Friday, June 13, 2014

Luther Allison - The Soul Fixin' Man



"I didn't realize his potential to become a great artist.  One of the things I did know, though, was that he could sing........(Luther) could deliver a song and really make the lyrics speak.  He had that gorgeous kind of Memphis soul voice.  His voice reminded me of Otis Redding.  Played like Freddy King and had a voice like Otis Redding." - Bruce Iglauer on Luther Allison

The first time I ever heard Luther Allison was on the Atlantic Blues: Chicago album (which was one of four excellent compilations of blues from the legendary label).  Side Two of that collection consisted of live performances from various eras of the Windy City blues from various artists like Muddy Waters, Howlin' Wolf, and Koko Taylor.  Allison's contribution was from the 1972 Ann Arbor Blues Festival, a scorching cover of Percy Mayfield's "Please Send Me Somebody To Love."

What blew me away about Allison's performance was his incredibly soulful vocals and his powerful guitar.  He was the first blues man that I had heard that really had the "soul" aspect in his vocals.  What I didn't know at the time (around 1987 or so) was that Allison had been living in France for several years because he was frustrated at his prospects in his home country.  I could understand his frustration at the time because it was next to impossible in the late 80's to find any of his recordings.


Guitar World magazine had featured him in an article about a "Who's Who" of blues guitarists.  From that article, I learned that he had issued several recordings during the late 60's and early 70's, including three with Motown, but I couldn't find any of them.  The Motown trio was long out of print and a lot of his other recordings were done on labels in France or Germany that were pretty hard for me to track down during the old mail-order, allow-six-to-eight-weeks-for-delivery days.

Finally, I was able to find his recording for Blind Pig Records from the 80's, Serious.  By then, I found out that he also packed a rock-edged punch on guitar as well as those great soulful vocals.  This was basically the sound that I had been looking for when I first started listening to the blues.  Soon after I picked up Serious, Delmark issued Love Me Mama, Allison's solo debut from 1969, on cassette (my chosen format at the time), and I snatched it up.  Though it was a bit uneven, and maybe a bit dated in it's sound (it was almost twenty years old when I first heard it), Allison sounded great singing and playing.





As time passed, I began to find out more about this great artist.  Luther Allison was born in Widener, Arkansas on August 17th, 1939, into a family of cotton farmers.  He was the 14th of 15 children.  He first became familiar with the blues from listening to the radio, via B.B. King's show on WDIA.  When he was in his teens, his family moved to Chicago.  Even though he was a talented baseball player and even learned a trade as a shoemaker, he was also teaching himself how to play guitar, focusing on the blues he heard while hanging out in blues clubs and listening.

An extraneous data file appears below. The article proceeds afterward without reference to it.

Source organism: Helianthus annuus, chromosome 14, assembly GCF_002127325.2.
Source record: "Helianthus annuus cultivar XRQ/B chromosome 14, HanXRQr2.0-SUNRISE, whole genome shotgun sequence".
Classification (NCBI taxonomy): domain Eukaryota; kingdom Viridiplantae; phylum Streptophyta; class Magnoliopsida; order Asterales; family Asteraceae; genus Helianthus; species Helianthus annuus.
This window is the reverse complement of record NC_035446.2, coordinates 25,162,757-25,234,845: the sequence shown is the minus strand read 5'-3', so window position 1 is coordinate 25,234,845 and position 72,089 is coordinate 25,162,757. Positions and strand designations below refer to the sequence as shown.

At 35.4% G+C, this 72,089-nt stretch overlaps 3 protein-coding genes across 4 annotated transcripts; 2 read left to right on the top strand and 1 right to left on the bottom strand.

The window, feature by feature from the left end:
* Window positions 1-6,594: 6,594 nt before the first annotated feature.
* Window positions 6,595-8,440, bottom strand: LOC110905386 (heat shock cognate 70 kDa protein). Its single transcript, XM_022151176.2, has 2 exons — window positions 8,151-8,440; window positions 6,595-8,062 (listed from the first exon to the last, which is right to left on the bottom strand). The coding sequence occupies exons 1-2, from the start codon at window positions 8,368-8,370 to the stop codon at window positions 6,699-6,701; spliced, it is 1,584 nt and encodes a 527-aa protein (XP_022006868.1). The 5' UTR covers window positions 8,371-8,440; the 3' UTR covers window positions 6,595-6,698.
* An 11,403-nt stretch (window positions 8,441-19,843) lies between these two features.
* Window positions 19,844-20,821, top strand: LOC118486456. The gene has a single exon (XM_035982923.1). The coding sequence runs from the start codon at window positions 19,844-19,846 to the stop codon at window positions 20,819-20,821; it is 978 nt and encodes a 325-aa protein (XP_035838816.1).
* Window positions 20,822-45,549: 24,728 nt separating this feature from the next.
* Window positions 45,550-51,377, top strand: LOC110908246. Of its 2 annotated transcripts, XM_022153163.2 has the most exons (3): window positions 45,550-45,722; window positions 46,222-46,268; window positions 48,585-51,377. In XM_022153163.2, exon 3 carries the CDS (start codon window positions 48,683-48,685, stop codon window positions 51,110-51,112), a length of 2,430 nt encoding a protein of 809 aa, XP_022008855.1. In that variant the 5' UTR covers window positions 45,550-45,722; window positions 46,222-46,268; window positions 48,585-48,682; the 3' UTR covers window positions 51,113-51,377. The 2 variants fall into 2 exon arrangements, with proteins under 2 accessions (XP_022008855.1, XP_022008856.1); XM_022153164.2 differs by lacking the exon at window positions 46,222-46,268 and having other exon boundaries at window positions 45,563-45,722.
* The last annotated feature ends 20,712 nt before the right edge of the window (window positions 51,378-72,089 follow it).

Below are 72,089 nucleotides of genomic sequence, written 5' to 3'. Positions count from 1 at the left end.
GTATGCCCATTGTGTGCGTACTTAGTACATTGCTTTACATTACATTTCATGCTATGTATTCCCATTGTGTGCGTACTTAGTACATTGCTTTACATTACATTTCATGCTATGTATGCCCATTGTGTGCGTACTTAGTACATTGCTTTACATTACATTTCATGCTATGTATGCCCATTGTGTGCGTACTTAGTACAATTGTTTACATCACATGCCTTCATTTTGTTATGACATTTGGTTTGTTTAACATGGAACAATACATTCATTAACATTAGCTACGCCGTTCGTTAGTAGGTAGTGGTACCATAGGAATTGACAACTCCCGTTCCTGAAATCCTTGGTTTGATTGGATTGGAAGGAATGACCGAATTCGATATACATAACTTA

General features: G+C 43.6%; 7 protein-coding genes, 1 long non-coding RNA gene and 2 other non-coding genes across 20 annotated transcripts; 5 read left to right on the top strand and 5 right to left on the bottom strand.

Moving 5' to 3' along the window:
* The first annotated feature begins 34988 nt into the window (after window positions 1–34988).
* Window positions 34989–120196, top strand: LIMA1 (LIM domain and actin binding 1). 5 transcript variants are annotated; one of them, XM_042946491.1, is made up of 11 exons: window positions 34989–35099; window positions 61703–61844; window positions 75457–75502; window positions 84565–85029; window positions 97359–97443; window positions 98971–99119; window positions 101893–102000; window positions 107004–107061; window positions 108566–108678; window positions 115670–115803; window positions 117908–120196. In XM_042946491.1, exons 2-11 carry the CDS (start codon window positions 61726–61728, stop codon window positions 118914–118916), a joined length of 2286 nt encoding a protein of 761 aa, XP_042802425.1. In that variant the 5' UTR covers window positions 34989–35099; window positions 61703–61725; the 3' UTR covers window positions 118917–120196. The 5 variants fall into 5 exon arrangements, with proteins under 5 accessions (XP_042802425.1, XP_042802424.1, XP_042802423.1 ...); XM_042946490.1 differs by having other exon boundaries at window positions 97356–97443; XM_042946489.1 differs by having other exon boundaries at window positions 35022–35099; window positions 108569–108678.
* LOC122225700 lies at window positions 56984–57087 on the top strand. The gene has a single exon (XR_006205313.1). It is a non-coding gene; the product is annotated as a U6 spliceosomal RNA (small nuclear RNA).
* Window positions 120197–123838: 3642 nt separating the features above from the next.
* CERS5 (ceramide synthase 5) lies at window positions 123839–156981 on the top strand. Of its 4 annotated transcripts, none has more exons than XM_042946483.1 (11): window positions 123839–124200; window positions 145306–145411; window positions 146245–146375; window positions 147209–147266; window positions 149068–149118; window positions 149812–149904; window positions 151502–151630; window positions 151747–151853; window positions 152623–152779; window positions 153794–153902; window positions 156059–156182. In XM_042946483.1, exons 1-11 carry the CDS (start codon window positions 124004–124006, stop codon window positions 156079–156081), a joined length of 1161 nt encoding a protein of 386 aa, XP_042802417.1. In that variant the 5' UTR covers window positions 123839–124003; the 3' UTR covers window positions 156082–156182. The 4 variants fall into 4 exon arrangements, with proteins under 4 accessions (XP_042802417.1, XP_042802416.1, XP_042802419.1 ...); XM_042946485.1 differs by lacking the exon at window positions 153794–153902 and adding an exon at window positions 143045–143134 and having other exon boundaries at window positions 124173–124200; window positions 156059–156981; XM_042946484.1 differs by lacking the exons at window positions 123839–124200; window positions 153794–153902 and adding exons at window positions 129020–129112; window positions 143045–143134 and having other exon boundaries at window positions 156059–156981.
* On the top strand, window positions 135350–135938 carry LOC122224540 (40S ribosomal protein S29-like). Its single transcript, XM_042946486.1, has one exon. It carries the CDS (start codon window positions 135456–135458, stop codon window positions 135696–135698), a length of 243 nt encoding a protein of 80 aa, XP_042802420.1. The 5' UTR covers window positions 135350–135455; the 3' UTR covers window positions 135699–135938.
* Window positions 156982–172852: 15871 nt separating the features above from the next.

Allison and his family lived on Chicago's West Side and he was surrounded by blues guitarists....Freddie King, Magic Sam, Otis Rush, and Jimmy Dawkins, who Allison grew up with and in whose band Luther later played bass for a time.   He learned his lessons well, soon backing legends like Muddy Waters, Howlin' Wolf, James Cotton, Elmore James, and others.  Freddie King began working with Allison and the young guitarist soon took King's house band gig after King signed with King Records.

By the mid 60's, he was able to make a few records.  He cut the album, Underground, produced by Bobby Rush.  Allison played in Rush's band in the late 50's and had appeared on one of Rush's first singles.  Allison recorded the album for Rush's Wonderful Records, and sold it from the bandstand at his club dates.  It consisted of several classic blues tunes and shows the influence of guitarists like Magic Sam and the Three Kings (B.B., Albert, and Freddie).  While Allison was still a work in progress, the potential was there and it's a very good effort.




Around the same time, Allison cut a couple of tracks for the Delmark anthology, Sweet Home Chicago (which was discussed by FBF a few weeks ago), and subsequently recorded the complete album, Love Me Mama for the label.  Combining these two releases with his acclaimed appearances at festivals like the Ann Arbor Blues Festival resulted in people beginning to notice Allison.  His gritty vocals and his rock-influenced guitar (reminding many of Jimi Hendrix at times), gained attention, as well as his marathon live performances, which were so long and so intense that they left audiences as exhausted as the performers upon completion.

In 1972, Allison signed with Motown Records on their Gordy label, one of the few blues artists to ever do so.  He cut three albums for the label between 1972 and 1976.  Two of the three albums, Bad News is Coming and Luther's Blues, rank with his finest releases, as Allison tore through some fine Chicago Blues that showed both a traditional and contemporary feel.  When Allison began to hit his stride in the 90's, this was the sound that his recordings had.  Quite simply, he was years ahead of his time with his vision of the blues.  Unfortunately, no one bought his Motown releases at the time, but he did get more exposure as a result of his tenure with Motown and was able to tour overseas in Japan and, most importantly, Europe.





He recorded Love Me Papa while touring in France in the late 70's and also released several live albums, including a pair recorded in Paris (later combined into one CD, Live In Paris) and two recorded in Peoria, Illinois for the Rumble label.  His music was well-received in Paris and in most of Europe, especially France and Germany, while at the same time, his popularity, and the blues in general, dwindled in his home country.  By the mid 80's, he had settled in France, spending 2/3 of his time in Europe and returning to the States for the occasional blues festival.




During his time in Europe, Allison formed a close friendship with Thomas Ruf, who became his manager and formed the label Ruf Records to help promote his career.  Allison recorded extensively for the German label during the latter part of his life and was able to launch a comeback of sorts in the U.S., when Ruf teamed with Alligator Records to release his Soul Fixin' Man (a playful nod to his early years as a shoemaker) on the Alligator label in the States (as Bad Love on the Ruf pressing in Europe).  Iglauer had worked at Delmark while Allison was with the label and Allison played a big role in Iglauer becoming involved in the blues business.  The two actually had a falling-out when Allison left the label and didn't reconcile until the early 90's.  It was fortuitous for both men, and for blues fans everywhere.